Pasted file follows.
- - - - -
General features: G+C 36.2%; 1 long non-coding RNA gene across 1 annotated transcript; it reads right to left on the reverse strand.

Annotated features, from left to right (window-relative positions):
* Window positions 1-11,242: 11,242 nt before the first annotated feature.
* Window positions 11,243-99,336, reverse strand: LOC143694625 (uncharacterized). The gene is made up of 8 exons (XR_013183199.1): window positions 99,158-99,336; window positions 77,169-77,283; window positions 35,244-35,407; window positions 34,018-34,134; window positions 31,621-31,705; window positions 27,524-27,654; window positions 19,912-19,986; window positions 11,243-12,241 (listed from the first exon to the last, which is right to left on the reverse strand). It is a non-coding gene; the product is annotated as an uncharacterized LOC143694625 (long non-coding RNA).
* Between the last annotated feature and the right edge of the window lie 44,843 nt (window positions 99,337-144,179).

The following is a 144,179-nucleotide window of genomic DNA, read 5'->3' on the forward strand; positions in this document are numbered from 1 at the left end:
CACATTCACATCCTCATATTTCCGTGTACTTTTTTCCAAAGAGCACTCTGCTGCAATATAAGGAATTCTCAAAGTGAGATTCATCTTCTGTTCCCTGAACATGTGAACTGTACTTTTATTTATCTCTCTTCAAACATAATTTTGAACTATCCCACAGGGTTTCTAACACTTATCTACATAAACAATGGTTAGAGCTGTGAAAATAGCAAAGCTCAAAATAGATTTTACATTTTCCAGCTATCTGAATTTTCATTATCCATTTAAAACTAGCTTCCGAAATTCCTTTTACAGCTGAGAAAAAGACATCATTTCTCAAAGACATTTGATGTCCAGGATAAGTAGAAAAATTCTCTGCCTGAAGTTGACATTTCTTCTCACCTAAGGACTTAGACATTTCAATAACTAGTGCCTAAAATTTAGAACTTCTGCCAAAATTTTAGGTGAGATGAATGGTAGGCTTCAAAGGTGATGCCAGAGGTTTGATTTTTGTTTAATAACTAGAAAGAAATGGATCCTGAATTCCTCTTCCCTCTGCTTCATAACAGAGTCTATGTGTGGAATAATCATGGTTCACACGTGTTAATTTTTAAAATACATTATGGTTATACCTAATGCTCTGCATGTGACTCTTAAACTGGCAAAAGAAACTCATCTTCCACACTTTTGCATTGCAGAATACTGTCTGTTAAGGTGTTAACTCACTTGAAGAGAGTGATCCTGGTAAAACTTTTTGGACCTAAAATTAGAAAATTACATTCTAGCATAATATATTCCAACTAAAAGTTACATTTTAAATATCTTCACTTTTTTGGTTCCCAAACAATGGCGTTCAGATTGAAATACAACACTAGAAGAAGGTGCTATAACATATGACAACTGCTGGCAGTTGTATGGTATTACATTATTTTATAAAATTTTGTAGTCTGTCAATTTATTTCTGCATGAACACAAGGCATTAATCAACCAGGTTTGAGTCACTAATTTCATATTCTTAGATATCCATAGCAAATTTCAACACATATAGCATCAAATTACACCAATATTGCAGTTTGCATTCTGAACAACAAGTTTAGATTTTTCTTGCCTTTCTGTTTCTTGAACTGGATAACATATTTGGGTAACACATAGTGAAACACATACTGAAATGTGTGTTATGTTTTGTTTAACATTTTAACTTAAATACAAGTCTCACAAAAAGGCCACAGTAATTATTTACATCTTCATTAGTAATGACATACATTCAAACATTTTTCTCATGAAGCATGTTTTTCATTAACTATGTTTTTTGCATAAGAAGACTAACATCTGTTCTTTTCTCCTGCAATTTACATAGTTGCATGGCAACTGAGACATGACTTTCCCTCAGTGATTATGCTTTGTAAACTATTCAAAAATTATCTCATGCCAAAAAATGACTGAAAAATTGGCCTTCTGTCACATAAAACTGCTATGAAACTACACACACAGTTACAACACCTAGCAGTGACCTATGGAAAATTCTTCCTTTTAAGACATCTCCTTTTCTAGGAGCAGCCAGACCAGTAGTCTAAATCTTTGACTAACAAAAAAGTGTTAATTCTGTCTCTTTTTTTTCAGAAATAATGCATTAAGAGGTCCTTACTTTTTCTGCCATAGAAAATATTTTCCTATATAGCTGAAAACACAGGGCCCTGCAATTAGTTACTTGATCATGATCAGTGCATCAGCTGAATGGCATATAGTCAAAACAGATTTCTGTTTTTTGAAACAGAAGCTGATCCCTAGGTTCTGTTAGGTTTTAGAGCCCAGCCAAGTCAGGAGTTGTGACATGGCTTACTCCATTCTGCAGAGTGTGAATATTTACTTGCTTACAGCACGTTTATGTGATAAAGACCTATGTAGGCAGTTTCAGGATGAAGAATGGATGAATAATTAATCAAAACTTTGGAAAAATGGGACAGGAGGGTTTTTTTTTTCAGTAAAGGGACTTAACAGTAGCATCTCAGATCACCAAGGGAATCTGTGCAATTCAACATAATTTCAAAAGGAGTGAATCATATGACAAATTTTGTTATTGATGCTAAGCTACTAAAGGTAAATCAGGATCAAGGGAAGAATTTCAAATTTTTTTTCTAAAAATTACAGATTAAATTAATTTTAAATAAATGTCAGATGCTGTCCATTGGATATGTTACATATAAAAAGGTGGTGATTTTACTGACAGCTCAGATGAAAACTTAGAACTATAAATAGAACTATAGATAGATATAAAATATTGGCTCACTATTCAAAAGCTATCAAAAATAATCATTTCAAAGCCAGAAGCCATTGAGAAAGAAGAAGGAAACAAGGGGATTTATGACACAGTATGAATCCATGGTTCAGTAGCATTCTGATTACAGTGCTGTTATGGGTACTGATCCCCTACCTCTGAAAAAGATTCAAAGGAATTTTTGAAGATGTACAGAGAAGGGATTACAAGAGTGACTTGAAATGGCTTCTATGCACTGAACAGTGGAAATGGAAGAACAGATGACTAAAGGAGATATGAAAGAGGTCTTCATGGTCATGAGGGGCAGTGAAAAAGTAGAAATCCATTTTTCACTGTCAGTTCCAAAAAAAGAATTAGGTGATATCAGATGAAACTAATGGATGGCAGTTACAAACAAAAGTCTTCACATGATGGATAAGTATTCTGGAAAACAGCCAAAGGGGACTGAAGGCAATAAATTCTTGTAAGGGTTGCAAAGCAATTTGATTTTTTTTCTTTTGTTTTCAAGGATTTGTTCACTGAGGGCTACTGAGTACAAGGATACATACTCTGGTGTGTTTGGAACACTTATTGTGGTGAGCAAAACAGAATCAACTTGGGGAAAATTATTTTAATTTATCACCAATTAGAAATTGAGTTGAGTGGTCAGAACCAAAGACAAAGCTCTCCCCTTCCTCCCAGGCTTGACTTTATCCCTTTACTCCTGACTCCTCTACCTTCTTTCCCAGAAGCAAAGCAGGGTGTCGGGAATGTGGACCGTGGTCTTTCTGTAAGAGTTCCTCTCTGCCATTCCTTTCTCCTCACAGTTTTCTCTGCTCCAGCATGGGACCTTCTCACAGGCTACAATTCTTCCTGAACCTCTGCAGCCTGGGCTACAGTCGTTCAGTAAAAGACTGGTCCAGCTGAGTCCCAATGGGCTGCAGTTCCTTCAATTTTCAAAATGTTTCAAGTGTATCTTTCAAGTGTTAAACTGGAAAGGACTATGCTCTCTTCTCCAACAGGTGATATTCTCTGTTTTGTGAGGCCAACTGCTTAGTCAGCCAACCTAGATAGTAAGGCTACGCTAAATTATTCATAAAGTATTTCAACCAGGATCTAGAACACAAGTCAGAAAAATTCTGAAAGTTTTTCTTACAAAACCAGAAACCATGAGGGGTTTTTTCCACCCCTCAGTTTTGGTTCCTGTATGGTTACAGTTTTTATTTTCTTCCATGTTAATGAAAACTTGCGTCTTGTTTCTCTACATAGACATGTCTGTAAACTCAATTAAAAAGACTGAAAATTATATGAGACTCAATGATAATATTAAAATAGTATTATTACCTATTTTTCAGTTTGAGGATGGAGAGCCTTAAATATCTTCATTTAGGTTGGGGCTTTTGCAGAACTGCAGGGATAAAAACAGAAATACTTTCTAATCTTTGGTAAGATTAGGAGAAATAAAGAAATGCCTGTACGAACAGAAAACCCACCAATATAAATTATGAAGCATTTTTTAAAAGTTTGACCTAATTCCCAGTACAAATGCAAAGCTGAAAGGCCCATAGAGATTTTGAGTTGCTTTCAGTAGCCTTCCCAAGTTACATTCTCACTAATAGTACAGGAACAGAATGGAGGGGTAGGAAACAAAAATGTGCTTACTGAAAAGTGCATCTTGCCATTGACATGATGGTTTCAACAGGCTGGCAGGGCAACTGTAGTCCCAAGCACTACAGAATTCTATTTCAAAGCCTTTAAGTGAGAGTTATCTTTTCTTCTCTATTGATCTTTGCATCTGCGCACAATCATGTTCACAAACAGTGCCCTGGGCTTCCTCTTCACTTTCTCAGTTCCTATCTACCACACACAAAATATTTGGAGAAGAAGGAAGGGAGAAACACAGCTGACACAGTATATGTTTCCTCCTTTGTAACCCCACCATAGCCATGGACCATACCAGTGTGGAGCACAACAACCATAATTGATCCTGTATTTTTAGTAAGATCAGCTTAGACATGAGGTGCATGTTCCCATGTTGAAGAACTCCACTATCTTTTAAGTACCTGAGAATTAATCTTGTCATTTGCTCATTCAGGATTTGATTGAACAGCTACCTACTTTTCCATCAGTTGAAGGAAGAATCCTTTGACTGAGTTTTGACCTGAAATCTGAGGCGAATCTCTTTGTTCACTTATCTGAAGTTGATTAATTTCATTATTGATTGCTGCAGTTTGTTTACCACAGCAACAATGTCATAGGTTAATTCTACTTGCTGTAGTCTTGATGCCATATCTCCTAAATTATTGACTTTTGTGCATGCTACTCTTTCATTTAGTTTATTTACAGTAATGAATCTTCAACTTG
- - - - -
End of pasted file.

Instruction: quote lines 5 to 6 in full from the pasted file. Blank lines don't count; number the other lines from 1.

* Between the last annotated feature and the right edge of the window lie 44,843 nt (window positions 99,337-144,179).

The following is a 144,179-nucleotide window of genomic DNA, read 5'->3' on the forward strand; positions in this document are numbered from 1 at the left end: